Let’s Explain Windows 8’s Failure To Sell, Shall We?
In a far too tasty article written by the king of Microsoft hyperbole, Paul Thurrott we get an insane rationalization of why Windows 8 sucked over the holidays? Do we blame it on a bad product? Do we blame it on a poorly positioned product? Do we blame it on alienating OEMs from the market they should have been more excited about? No! That would just make sense!
He starts off by telling us the apparent success of Windows 7 was a lie. Because why? Because of netbooks!
Netbooks didn’t just rejuvenate the market just as Windows 7 appeared, they also destroyed it from within: Now consumers expect to pay next to nothing for a Windows PC.
Wow, that explains it.
By why would manufactures make netbooks and Microsoft sell Windows 7 and then anyone consider that a failure? it gets better though. Thurrott shows he’s confused about touch capabilities too:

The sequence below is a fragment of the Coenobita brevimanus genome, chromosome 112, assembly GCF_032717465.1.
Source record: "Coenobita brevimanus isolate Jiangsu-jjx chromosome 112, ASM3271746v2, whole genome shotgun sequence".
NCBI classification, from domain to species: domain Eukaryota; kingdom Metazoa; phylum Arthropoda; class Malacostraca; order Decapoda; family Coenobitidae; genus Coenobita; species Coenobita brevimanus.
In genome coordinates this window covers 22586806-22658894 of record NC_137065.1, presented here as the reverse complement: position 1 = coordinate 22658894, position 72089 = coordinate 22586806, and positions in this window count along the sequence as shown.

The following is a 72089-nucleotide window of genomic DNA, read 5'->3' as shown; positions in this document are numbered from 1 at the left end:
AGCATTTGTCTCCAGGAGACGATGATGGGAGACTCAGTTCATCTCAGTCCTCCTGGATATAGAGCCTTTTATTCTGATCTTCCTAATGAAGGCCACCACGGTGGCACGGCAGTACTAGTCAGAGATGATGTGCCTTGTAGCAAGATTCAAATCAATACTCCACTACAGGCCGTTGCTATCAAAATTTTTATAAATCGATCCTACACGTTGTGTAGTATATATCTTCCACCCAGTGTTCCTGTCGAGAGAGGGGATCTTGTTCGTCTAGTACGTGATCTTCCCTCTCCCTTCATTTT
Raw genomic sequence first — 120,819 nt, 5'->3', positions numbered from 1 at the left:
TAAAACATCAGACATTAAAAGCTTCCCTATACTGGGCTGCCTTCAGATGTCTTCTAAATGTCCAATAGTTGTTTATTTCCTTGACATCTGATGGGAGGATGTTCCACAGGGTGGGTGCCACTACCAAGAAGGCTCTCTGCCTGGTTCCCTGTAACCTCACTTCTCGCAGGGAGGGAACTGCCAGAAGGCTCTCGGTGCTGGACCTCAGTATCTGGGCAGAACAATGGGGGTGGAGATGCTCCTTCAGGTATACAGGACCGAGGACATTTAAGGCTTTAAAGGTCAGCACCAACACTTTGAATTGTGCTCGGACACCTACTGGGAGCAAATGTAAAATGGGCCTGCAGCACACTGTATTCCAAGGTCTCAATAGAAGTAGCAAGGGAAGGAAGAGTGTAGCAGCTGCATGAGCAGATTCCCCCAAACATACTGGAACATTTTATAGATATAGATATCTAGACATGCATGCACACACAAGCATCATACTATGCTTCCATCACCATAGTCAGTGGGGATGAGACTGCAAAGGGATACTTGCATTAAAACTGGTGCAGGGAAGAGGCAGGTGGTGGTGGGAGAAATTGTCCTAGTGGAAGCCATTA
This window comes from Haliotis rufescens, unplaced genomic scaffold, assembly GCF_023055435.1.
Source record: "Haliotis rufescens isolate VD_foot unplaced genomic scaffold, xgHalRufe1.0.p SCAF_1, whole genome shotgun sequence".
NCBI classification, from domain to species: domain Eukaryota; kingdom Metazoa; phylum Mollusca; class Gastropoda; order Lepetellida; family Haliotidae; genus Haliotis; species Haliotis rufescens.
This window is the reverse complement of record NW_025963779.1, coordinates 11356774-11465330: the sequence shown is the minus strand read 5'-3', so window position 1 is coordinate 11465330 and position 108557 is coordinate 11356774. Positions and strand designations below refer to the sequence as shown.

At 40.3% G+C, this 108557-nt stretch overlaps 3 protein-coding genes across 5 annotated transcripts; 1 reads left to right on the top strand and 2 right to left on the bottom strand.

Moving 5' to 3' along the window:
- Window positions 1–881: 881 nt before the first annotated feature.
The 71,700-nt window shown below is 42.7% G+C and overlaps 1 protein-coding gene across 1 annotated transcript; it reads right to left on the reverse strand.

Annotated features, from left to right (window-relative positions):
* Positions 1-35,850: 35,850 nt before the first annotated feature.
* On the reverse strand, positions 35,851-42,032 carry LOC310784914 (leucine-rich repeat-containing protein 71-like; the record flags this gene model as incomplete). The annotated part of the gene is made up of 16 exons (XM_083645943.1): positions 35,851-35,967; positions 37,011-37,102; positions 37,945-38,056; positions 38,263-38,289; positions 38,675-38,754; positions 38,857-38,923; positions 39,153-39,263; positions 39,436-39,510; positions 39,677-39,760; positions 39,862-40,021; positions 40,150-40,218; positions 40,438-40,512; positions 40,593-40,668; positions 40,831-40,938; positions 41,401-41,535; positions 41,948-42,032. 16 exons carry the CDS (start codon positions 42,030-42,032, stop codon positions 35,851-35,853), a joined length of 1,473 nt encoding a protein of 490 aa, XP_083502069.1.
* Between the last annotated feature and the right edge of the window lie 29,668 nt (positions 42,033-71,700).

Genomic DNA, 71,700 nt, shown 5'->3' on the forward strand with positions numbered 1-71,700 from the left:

the fact that statistically zero percent of PCs that were upgraded to Windows 8 included touch capabilities
Yea, that’s, um, for the tablet you know. How many OS X desktops are touch based? Zero. If Microsoft sells few tablets, it will sell very little touch-feuled things. News flash, the core upgrade to Windows (in 8) is touch.
And the reason is that the touch-based machines are too expensive.
That’s a seriously stupid rationalization. Touch only works on tablets. No one is avoiding touch-based laptops because they cost too much, it’s because they make no sense. Holding an arm out, in the air, for an extended period of time is more appropriate for strongman competitions, not computer use.